Author Topic: The ROI of talent development  (Read 1037 times)


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The ROI of talent development
« on: April 19, 2017, 11:48:51 PM »
The ROI of talent development

Return on investment, or ROI. This phrase not only drives most executive meetings today, it has moved to the forefront of the L and D arena as well. And actually, it should. ROI is really about delivering results, making sure that you're moving the right needles, and that things are getting better. There are some other phenomenal benefits of learning that I want to give you so that you can use them when you need to help key stakeholders understand the power of learning. First, let's look at retaining your top talent. We all know that this is important, and you'll certainly hear the leaders in your organization talk about it, but I have found that most of them have not fully appreciated the financial costs of losing a top performer.

So I share with them the research that SHRM, the Society for Human Resource Management, has done which found that replacing an employee can cost from 50% to 250% of their annual salary, plus benefits. This takes into account the cost of recruiting and hiring a new person, the lost productivity of the role until it's filled, and the time it takes for the new hire to get up to speed and fully productive. And the range of percentage is based on how highly-skilled they were.

Entry-level positions are at 50%, and highly-skilled or leadership roles will be closer to 250%. But what I do next is show them the math so that they truly get the financial cost. I get data from the folks in HR and industry sources to create a slide similar to this one. On the left you can see the cost of losing a typical, entry-level worker, and on the right is a highly-skilled employee, for example, technical talent or a high-level leader. If you want you can also multiply these costs by how many people have left in recent months to create a real sense of the loss.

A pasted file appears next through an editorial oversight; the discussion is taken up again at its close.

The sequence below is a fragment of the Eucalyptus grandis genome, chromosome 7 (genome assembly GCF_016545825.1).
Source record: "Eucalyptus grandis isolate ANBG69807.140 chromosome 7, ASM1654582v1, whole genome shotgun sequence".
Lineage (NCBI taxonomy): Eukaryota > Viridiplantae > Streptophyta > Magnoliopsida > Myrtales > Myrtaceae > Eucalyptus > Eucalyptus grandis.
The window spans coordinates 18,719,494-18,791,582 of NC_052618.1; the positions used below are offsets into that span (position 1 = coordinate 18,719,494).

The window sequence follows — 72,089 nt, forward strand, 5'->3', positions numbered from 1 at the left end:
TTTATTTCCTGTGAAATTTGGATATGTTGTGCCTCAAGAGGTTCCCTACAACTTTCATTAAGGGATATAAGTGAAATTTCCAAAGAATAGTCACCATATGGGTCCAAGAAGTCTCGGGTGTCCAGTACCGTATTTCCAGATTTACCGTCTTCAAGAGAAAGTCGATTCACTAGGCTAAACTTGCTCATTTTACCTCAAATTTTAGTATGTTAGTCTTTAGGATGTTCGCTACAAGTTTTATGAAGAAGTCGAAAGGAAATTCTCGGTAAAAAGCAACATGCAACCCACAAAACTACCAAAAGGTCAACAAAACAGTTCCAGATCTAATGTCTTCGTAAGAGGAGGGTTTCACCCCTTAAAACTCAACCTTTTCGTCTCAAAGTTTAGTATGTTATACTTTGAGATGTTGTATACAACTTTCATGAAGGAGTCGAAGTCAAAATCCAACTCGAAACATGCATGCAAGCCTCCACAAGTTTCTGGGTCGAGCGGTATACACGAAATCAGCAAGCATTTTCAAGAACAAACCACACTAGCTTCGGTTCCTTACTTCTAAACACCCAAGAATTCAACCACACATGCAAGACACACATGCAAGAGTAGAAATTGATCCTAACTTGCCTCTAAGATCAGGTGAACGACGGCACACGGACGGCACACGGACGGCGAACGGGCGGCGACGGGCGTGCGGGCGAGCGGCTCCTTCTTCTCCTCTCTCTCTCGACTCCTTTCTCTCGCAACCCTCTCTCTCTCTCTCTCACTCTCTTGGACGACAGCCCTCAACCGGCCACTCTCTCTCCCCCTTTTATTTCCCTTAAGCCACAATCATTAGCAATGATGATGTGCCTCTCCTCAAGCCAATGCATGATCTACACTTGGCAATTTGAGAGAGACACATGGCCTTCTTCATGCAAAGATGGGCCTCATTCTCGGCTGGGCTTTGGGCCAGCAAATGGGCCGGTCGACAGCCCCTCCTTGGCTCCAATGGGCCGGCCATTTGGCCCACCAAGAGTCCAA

As you can see, the costs are far more than people realize. This can help leaders understand that it is far less expensive to invest in developing current talent rather than replacing them. It can also make the case for having a well-developed succession plan for your top performers. Another thing I help leaders see is the true costs of disengagement. There are several great studies on engagement, and I like to use Gallup's data because it's so robust, and includes U.S. and global work-forces.

Gallup studies show that in the U.S., approximately 17.2% of the workforce is actively disengaged. This means that they're very unhappy and acting out that unhappiness at work in the form of tardiness, missed work days, decreased productivity, and shrinkage, which is a fancy word for stealing the office supplies and other resources. In fact, Gallup has estimated that a disengaged employee costs an organization approximately $3,400 for every $10,000 of salary, or 34%.

I take those numbers and build a slide that is specific to the organization or department I'm working with, getting salary information from HR or other reliable sources. In this case the organization has 3,725 employees, and we assume the national average of 17.2%, which is 641 people. The median salary happens to be $150,000 at this company and using the Gallup estimation of 34%, that's roughly $51,000 per person, per year.

Multiply that by 641 people and you reach the astounding cost of $32.5 million per year. Needless to say, leaders sit up and take notice. You can also create slides for regions and job titles, like I've done here. Needless to say, when leaders see the overall and real costs of disengaged employees, they get very focused on prioritizing building an engaging work environment.

The final thing I help show leaders is the impact that learning has on both decreasing attrition and increasing employee engagement. Studies by McLane and Company show that access to learning and development opportunities is a key driver of employee engagement. In addition, it increases employee identification with organizational values, and can make an organization's culture more positive. Add to this Dan Pink's research on motivation being driven by autonomy, mastery, and purpose, all of which have direct ties to learning, and Carol Dweck's research on the power of growth mindset in driving success, and you have a pretty compelling argument for the power of learning.